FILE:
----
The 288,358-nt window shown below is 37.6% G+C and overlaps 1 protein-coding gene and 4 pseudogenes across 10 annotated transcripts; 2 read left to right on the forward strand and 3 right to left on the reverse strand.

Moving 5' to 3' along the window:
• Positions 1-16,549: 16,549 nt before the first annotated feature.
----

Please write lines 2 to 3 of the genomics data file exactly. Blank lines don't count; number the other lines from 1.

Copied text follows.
Moving 5' to 3' along the window:
• Positions 1-16,549: 16,549 nt before the first annotated feature.